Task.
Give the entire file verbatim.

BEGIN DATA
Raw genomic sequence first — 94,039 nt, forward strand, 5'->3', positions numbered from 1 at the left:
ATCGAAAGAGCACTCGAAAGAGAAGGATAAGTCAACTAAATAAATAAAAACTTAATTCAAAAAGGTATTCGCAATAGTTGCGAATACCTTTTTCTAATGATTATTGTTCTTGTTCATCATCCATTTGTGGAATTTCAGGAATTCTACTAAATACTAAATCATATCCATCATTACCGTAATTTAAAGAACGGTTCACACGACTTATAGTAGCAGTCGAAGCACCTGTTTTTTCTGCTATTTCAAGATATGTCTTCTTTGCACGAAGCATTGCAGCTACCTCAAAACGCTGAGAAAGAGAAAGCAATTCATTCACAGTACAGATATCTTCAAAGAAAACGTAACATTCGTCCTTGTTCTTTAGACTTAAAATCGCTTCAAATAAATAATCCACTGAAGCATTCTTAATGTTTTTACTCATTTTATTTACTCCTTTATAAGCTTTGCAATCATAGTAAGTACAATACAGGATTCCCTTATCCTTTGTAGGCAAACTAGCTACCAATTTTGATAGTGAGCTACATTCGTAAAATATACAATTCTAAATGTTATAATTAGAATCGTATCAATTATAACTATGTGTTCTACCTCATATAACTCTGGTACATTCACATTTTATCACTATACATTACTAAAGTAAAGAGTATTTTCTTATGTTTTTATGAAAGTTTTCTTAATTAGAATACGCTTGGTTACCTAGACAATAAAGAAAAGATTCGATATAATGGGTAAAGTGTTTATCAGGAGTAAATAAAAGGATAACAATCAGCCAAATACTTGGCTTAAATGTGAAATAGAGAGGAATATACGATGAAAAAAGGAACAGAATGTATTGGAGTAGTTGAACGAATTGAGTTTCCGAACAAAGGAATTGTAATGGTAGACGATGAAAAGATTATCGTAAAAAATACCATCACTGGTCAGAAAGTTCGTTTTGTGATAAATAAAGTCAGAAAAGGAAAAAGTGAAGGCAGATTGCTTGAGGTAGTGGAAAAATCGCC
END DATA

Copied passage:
Raw genomic sequence first — 94,039 nt, forward strand, 5'->3', positions numbered from 1 at the left:
ATCGAAAGAGCACTCGAAAGAGAAGGATAAGTCAACTAAATAAATAAAAACTTAATTCAAAAAGGTATTCGCAATAGTTGCGAATACCTTTTTCTAATGATTATTGTTCTTGTTCATCATCCATTTGTGGAATTTCAGGAATTCTACTAAATACTAAATCATATCCATCATTACCGTAATTTAAAGAACGGTTCACACGACTTATAGTAGCAGTCGAAGCACCTGTTTTTTCTGCTATTTCAAGATATGTCTTCTTTGCACGAAGCATTGCAGCTACCTCAAAACGCTGAGAAAGAGAAAGCAATTCATTCACAGTACAGATATCTTCAAAGAAAACGTAACATTCGTCCTTGTTCTTTAGACTTAAAATCGCTTCAAATAAATAATCCACTGAAGCATTCTTAATGTTTTTACTCATTTTATTTACTCCTTTATAAGCTTTGCAATCATAGTAAGTACAATACAGGATTCCCTTATCCTTTGTAGGCAAACTAGCTACCAATTTTGATAGTGAGCTACATTCGTAAAATATACAATTCTAAATGTTATAATTAGAATCGTATCAATTATAACTATGTGTTCTACCTCATATAACTCTGGTACATTCACATTTTATCACTATACATTACTAAAGTAAAGAGTATTTTCTTATGTTTTTATGAAAGTTTTCTTAATTAGAATACGCTTGGTTACCTAGACAATAAAGAAAAGATTCGATATAATGGGTAAAGTGTTTATCAGGAGTAAATAAAAGGATAACAATCAGCCAAATACTTGGCTTAAATGTGAAATAGAGAGGAATATACGATGAAAAAAGGAACAGAATGTATTGGAGTAGTTGAACGAATTGAGTTTCCGAACAAAGGAATTGTAATGGTAGACGATGAAAAGATTATCGTAAAAAATACCATCACTGGTCAGAAAGTTCGTTTTGTGATAAATAAAGTCAGAAAAGGAAAAAGTGAAGGCAGATTGCTTGAGGTAGTGGAAAAATCGCC